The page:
Ireland Confirms UK Artists Qualify for Tax Exemption
Under the scheme, a limited amount of income earned by writers, composers, visual artists and sculptors from the publication, production, or sale of their works is exempt from income tax in Ireland.
For 2015 and subsequent years, the maximum amount of income that is exempt is EUR50,000 annually. However, the exemption does not apply to Pay Related Social Insurance and the Universal Social Charge.
To qualify for the scheme, an individual must be resident or domiciled in an EU or EEA member state or the UK.
Applicants must also satisfy guidelines drawn up by the Arts Council and Minister for Arts setting out whether a work is original and creative and has cultural or artistic merit. The following samples must be submitted in support of an application:
- A book or other piece of writing, either in full electronic version or in the form of three published books.
- A play, including a copy of the script and a signed production contract.
- A musical composition, including a link to a digital download or a CD with proof that the applicant is accredited with the music and/or lyrics.
- A painting or similar picture, including six good quality photographs of the works and a brief CV of the applicant’s artistic career to date.
- A sculpture, also with six photographs and a CV.
Applications must be submitted by email to the special Artists Exemption Unit at the Revenue. Then, if the work comes within the relevant legislation and satisfies the criteria set out in the guidelines, the Revenue Commissioners will make a determination and annual income up to a maximum of EUR50,000 deriving from the work will be exempt from tax.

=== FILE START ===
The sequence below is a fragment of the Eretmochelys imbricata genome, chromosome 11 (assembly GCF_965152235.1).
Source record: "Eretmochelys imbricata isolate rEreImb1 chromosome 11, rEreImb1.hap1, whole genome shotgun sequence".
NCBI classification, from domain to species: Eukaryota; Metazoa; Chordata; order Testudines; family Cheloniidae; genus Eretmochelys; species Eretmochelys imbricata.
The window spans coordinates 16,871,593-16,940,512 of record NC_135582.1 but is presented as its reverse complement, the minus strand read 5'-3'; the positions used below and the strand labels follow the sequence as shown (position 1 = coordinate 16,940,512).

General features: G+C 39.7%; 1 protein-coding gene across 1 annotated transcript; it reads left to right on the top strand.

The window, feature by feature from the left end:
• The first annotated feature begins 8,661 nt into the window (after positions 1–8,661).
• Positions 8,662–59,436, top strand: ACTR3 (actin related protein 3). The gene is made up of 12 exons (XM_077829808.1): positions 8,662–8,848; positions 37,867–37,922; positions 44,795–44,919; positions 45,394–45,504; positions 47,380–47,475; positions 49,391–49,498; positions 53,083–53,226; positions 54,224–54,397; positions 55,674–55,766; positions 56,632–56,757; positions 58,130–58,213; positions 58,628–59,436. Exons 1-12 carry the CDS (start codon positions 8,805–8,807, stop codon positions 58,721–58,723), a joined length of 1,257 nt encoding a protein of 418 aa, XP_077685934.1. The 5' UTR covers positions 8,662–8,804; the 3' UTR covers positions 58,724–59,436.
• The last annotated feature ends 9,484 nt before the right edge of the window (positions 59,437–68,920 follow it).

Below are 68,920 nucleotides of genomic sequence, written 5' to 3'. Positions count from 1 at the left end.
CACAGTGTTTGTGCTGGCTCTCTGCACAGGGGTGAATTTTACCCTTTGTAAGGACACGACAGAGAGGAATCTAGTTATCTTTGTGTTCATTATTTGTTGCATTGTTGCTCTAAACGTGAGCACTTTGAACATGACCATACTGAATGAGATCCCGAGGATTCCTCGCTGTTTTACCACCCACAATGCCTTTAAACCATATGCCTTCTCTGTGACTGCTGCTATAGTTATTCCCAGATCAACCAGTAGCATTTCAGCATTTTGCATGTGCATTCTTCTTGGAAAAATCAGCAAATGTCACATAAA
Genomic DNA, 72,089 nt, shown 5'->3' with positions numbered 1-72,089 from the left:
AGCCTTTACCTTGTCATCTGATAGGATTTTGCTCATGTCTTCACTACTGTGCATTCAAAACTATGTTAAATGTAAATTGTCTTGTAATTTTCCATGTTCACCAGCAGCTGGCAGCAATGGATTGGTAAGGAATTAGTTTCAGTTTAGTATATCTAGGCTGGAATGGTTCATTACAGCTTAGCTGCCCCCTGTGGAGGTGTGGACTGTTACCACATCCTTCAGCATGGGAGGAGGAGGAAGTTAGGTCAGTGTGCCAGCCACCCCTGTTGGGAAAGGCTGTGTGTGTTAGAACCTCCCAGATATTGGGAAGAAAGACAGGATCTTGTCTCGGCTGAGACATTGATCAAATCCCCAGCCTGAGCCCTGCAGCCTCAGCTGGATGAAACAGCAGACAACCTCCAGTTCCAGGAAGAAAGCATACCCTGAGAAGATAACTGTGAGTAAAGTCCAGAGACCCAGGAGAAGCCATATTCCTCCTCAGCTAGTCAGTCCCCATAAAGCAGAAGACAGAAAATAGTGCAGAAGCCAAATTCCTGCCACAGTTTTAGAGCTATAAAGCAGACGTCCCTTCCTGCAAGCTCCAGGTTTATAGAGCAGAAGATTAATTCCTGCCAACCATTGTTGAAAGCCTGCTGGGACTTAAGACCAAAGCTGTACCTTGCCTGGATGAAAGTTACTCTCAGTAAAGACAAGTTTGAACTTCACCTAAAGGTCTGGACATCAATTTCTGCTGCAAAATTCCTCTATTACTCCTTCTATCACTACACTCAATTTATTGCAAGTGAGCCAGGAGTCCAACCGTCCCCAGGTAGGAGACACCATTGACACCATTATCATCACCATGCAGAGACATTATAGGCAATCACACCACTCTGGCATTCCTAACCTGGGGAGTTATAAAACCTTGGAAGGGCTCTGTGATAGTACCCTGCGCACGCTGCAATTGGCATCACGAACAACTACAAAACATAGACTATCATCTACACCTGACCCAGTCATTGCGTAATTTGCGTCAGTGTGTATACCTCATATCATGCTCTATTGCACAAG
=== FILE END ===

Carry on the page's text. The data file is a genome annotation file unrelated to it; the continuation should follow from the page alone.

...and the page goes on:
A determination generally covers the original work submitted as part of an application and subsequent works that fall into the same category. However, separate applications must be made for works falling into another category, such as if an author of books goes on to write a play.
Other Exempt Payments
Various other payments may also be included as exempt income. These are:
- Bursaries, including those paid directly by the Arts Council and by the Aosdána, an association for artists.
- Residencies when paid directly by the Arts Council for the purposes of producing a qualifying work.
- Payments from abroad from the sale of qualifying works.
- Advance royalties.
Signed and numbered limited editions of fine art prints and photographs also qualify for the exemption, as do signed and numbered sculptural reproductions (up to a maximum of 10) and mechanical royalties paid under a recording contract.
Artists thinking of applying for the exemption should also note tax rules designed to limit the number of tax reliefs an individual can claim in any one year. If affected, those earning over EUR400,000 may be subject to an effective tax rate of 30%. Affected individuals with income between EUR125,000 and EUR400,000 may see a partial restriction on reliefs. Those earning less than EUR125,000 or who claim less than EUR80,000 in “specified reliefs” (of which the Artists Exemption is one) are unaffected by these measures.
Individuals in receipt of the Artists Exemption are also required to submit a self-assessment tax return and a statement on a prescribed form (Form RR1).